With wide streets, diverse businesses and walkability, downtown Pottstown appears to have coveted assets that make a small town thrive.
When that’s coupled with the efforts of the borough’s residents, business owners and officials to invest in the downtown and promote its benefits, there’s potential for revitalization with lasting effect.
In fact, a revival is already occurring, thanks to more millennials moving to town, business owners getting involved in the community, marketing efforts, help from local agencies and town officials, property availability and momentum as investors and others see opportunity.
“We’ve come a long way in five years,” said Sheila Dugan, Main Street manager for Pottstown.
A town of 5.5 square miles, Pottstown has seen a bit of new business growth the past few years, particularly in its downtown. Over the years, though, much industry left the town, which officials say prompted a need for redevelopment.
Investors, small-business owners and borough officials say the already stable base of businesses is poised for more growth as new shops, restaurants and offices keep opening on a regular basis.
The downtown covers 112 buildings over six blocks, said Dugan, who works on retaining businesses – including helping them to acquire loans for new and upgraded façades – and directs new businesses to available downtown sites.
The downtown recently saw several new age-type businesses open in addition to restaurants, healthy living-type stores and the start of an outdoor farmers market.
“We had seven businesses come in last year; we have six businesses that will be in by the end of this year,” Dugan said. “We are running out of buildings in the downtown, which is a good thing.”
QUALITY OF LIFE
Dugan works closely with Peggy Lee-Clark, executive director for the Pottstown Area Industrial Development Inc., which represents all of Pottstown’s commercial development.
“We want quality of life and safe neighborhoods; we want people moving in,” Lee-Clark said. “All of those indicators are important to the thriving of the community.”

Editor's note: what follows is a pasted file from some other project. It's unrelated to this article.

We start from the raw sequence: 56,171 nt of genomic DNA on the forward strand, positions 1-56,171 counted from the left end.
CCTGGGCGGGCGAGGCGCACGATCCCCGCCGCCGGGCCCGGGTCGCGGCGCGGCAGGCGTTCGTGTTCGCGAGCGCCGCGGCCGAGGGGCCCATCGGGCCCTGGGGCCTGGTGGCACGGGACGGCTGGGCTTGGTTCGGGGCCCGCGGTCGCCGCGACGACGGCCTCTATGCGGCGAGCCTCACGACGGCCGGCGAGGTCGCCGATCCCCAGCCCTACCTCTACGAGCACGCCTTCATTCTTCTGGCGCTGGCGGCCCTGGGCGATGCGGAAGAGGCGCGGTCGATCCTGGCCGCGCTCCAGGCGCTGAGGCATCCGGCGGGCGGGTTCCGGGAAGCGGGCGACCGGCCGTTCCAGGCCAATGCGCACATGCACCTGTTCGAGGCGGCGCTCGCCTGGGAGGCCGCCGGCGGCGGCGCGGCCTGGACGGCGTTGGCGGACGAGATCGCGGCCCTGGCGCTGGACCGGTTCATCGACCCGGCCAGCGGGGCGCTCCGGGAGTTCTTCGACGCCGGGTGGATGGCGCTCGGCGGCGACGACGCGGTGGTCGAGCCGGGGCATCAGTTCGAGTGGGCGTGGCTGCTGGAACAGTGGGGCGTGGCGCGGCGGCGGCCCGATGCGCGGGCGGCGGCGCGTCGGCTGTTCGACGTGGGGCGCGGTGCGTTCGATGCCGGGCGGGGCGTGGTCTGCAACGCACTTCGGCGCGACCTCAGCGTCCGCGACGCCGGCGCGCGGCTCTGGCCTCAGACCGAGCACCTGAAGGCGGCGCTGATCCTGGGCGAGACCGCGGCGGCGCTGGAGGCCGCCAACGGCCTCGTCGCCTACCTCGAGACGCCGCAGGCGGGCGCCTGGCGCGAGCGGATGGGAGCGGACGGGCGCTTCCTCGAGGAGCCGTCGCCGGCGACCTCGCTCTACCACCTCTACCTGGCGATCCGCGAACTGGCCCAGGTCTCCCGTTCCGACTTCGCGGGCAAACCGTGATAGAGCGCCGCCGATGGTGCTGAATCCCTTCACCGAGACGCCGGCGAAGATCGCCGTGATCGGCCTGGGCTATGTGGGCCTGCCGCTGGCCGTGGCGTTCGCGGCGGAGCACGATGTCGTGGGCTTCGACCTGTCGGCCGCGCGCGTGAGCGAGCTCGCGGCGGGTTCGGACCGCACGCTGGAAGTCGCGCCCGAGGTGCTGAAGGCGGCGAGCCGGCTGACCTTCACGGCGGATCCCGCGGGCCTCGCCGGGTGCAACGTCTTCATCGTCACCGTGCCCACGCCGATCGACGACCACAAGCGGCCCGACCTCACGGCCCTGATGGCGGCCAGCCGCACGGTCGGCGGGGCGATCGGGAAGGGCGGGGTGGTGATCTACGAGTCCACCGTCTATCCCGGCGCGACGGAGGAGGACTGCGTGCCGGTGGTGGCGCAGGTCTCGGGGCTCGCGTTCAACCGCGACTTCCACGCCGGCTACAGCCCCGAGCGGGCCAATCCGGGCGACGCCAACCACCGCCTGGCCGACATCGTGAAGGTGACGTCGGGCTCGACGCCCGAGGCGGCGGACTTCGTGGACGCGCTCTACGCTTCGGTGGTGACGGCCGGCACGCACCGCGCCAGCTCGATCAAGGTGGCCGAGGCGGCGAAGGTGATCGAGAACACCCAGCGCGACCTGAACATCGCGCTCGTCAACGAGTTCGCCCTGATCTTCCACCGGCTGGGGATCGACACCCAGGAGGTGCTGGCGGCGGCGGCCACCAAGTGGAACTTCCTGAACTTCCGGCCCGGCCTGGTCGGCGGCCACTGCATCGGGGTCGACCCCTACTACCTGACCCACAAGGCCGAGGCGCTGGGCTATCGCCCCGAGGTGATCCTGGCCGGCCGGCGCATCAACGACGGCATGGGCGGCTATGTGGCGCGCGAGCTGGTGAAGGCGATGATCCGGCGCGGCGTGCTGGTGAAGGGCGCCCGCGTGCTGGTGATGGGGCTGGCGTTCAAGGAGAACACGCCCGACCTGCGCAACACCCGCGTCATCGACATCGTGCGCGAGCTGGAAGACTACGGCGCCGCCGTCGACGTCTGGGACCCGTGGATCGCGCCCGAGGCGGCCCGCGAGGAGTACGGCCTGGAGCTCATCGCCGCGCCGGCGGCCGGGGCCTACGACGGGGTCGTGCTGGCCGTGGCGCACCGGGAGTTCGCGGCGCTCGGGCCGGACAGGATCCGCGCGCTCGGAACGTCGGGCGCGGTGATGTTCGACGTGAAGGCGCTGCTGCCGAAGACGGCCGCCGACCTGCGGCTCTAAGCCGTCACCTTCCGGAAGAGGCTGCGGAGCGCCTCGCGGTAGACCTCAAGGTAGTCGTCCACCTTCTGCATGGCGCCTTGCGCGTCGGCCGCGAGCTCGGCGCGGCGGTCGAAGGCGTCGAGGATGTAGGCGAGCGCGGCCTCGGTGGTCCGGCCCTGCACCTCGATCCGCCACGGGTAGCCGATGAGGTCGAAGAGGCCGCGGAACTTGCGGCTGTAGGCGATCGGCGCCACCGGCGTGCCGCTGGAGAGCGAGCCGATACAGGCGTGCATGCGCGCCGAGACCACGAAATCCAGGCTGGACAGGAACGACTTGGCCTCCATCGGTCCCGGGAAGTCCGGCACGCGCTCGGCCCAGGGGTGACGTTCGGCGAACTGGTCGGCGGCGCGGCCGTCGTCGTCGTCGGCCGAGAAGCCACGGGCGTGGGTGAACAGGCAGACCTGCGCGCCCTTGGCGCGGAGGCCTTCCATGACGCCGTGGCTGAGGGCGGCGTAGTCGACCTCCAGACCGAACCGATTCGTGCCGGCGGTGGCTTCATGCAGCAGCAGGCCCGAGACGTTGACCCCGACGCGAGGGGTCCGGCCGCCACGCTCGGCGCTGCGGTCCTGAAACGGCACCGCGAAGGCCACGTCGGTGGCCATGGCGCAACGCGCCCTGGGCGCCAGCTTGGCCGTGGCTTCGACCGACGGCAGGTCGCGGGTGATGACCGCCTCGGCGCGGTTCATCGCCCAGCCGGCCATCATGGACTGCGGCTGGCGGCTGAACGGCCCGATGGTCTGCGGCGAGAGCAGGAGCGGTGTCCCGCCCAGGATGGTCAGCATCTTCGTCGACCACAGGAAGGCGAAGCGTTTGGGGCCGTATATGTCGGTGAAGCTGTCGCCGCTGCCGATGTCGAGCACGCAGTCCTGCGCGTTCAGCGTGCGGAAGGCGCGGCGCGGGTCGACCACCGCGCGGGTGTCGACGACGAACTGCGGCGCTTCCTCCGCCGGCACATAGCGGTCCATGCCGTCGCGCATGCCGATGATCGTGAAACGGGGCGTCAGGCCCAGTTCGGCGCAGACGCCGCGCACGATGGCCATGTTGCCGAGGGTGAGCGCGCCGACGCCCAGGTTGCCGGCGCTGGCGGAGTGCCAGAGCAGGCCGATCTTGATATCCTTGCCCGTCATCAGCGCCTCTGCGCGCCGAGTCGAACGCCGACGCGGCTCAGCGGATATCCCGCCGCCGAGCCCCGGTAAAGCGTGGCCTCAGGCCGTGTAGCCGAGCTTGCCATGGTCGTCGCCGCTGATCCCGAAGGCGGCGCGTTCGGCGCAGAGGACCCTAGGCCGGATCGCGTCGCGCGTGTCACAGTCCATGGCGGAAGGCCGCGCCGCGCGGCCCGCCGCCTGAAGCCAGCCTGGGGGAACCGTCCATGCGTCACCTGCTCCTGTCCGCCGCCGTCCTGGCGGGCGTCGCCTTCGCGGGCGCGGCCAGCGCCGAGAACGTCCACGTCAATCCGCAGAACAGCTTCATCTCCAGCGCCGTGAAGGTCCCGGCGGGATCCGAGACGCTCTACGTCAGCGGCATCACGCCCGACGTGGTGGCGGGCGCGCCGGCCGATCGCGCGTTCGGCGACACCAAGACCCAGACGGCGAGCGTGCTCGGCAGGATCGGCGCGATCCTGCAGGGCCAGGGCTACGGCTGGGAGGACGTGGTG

Many of the town’s building facades are beautiful, she said, but when investors get into the buildings, they often find they need a lot of money to upgrade them.
“You want to support businesses that have traffic,” Lee-Clark said. “We have focused on the downtown in the last year, which has been successful.”
LIVE, WORK, PLAY
More people are showing an interest in not only opening a business in Pottstown, but in moving there, as well. People want an urban environment that they can afford, Lee-Clark said.
Lee-Clark’s organization is working to set up the infrastructure to attract workers in the fields of science, technology, engineering, arts and math.
The Montgomery County borough also has many people who work from their homes, and she is looking to create a co-working space in the downtown to fulfill that need.
The downtown has seen a variety of restaurant openings, from Caribbean to Indian and Mexican, said Cathy Skitko, director of communications for The Hill School, a boarding school. Hobart’s Run, a neighborhood revitalization initiative of the school named for a stream that runs through the borough, strives to promote economic development for the town.
The Hill School recently hosted an investors’ conference that created a lot of energy and positive feedback, Skitko said.
“Business owners are open to ideas,” Lee-Clark said. “I think that’s always a creative tension those businesses can serve in this economy. I think you have to embrace what it can be.”
Many people may want Pottstown to be as it once was, rather than what reality dictates, particularly with the decline of physical stores.
“In the Amazon world, that doesn’t work in this environment,” Lee-Clark said.
The diversity of Pottstown’s businesses also is a strength. Not only does it have independent, small businesses lining its downtown, but it also is home to a Walmart outside its urban core on Shoemaker Road.